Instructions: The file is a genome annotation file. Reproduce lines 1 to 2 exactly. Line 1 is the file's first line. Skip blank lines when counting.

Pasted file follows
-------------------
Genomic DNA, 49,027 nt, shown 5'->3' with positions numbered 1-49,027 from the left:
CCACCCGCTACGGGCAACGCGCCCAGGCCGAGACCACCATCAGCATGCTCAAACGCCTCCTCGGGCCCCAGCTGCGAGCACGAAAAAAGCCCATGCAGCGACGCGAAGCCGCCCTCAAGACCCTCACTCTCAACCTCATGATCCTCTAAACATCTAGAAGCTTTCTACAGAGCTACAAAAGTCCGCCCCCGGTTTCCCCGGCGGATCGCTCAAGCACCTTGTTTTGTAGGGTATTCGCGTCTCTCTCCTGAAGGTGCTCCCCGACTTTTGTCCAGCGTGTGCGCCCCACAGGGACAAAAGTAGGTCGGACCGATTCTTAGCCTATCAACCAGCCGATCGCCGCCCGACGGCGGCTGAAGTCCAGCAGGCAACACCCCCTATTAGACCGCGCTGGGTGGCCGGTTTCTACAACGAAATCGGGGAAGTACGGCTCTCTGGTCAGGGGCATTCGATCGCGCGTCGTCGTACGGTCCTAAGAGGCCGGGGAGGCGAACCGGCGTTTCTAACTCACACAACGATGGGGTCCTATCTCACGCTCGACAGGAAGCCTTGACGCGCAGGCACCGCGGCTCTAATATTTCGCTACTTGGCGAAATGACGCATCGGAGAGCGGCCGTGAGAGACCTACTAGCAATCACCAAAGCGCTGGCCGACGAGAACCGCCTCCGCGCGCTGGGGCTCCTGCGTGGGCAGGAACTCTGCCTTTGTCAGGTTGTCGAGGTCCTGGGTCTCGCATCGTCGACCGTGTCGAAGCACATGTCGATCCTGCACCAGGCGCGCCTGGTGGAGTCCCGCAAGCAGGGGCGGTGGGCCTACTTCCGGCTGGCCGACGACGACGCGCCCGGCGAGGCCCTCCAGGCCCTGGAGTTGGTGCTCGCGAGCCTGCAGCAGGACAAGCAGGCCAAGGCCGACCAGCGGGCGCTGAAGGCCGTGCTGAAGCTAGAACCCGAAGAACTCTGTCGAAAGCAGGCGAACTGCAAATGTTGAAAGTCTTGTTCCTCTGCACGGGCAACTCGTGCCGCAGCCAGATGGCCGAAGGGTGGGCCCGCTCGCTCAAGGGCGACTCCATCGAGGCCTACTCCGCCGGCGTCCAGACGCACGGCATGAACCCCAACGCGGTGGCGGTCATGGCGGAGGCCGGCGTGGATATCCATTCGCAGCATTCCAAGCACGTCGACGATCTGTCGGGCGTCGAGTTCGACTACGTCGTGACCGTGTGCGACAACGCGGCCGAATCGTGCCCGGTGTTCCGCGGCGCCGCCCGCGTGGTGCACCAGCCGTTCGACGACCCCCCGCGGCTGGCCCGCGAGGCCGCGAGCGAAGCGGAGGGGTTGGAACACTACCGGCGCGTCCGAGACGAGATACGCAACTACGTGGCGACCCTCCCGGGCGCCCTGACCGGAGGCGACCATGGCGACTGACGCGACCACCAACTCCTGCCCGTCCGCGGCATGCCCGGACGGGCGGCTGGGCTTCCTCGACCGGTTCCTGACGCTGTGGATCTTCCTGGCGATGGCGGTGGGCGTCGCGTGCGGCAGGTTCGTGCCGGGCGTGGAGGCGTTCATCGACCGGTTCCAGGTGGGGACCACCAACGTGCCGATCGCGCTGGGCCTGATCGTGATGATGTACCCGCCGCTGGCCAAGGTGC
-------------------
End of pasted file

Genomic DNA, 49,027 nt, shown 5'->3' with positions numbered 1-49,027 from the left:
CCACCCGCTACGGGCAACGCGCCCAGGCCGAGACCACCATCAGCATGCTCAAACGCCTCCTCGGGCCCCAGCTGCGAGCACGAAAAAAGCCCATGCAGCGACGCGAAGCCGCCCTCAAGACCCTCACTCTCAACCTCATGATCCTCTAAACATCTAGAAGCTTTCTACAGAGCTACAAAAGTCCGCCCCCGGTTTCCCCGGCGGATCGCTCAAGCACCTTGTTTTGTAGGGTATTCGCGTCTCTCTCCTGAAGGTGCTCCCCGACTTTTGTCCAGCGTGTGCGCCCCACAGGGACAAAAGTAGGTCGGACCGATTCTTAGCCTATCAACCAGCCGATCGCCGCCCGACGGCGGCTGAAGTCCAGCAGGCAACACCCCCTATTAGACCGCGCTGGGTGGCCGGTTTCTACAACGAAATCGGGGAAGTACGGCTCTCTGGTCAGGGGCATTCGATCGCGCGTCGTCGTACGGTCCTAAGAGGCCGGGGAGGCGAACCGGCGTTTCTAACTCACACAACGATGGGGTCCTATCTCACGCTCGACAGGAAGCCTTGACGCGCAGGCACCGCGGCTCTAATATTTCGCTACTTGGCGAAATGACGCATCGGAGAGCGGCCGTGAGAGACCTACTAGCAATCACCAAAGCGCTGGCCGACGAGAACCGCCTCCGCGCGCTGGGGCTCCTGCGTGGGCAGGAACTCTGCCTTTGTCAGGTTGTCGAGGTCCTGGGTCTCGCATCGTCGACCGTGTCGAAGCACATGTCGATCCTGCACCAGGCGCGCCTGGTGGAGTCCCGCAAGCAGGGGCGGTGGGCCTACTTCCGGCTGGCCGACGACGACGCGCCCGGCGAGGCCCTCCAGGCCCTGGAGTTGGTGCTCGCGAGCCTGCAGCAGGACAAGCAGGCCAAGGCCGACCAGCGGGCGCTGAAGGCCGTGCTGAAGCTAGAACCCGAAGAACTCTGTCGAAAGCAGGCGAACTGCAAATGTTGAAAGTCTTGTTCCTCTGCACGGGCAACTCGTGCCGCAGCCAGATGGCCGAAGGGTGGGCCCGCTCGCTCAAGGGCGACTCCATCGAGGCCTACTCCGCCGGCGTCCAGACGCACGGCATGAACCCCAACGCGGTGGCGGTCATGGCGGAGGCCGGCGTGGATATCCATTCGCAGCATTCCAAGCACGTCGACGATCTGTCGGGCGTCGAGTTCGACTACGTCGTGACCGTGTGCGACAACGCGGCCGAATCGTGCCCGGTGTTCCGCGGCGCCGCCCGCGTGGTGCACCAGCCGTTCGACGACCCCCCGCGGCTGGCCCGCGAGGCCGCGAGCGAAGCGGAGGGGTTGGAACACTACCGGCGCGTCCGAGACGAGATACGCAACTACGTGGCGACCCTCCCGGGCGCCCTGACCGGAGGCGACCATGGCGACTGACGCGACCACCAACTCCTGCCCGTCCGCGGCATGCCCGGACGGGCGGCTGGGCTTCCTCGACCGGTTCCTGACGCTGTGGATCTTCCTGGCGATGGCGGTGGGCGTCGCGTGCGGCAGGTTCGTGCCGGGCGTGGAGGCGTTCATCGACCGGTTCCAGGTGGGGACCACCAACGTGCCGATCGCGCTGGGCCTGATCGTGATGATGTACCCGCCGCTGGCCAAGGTGC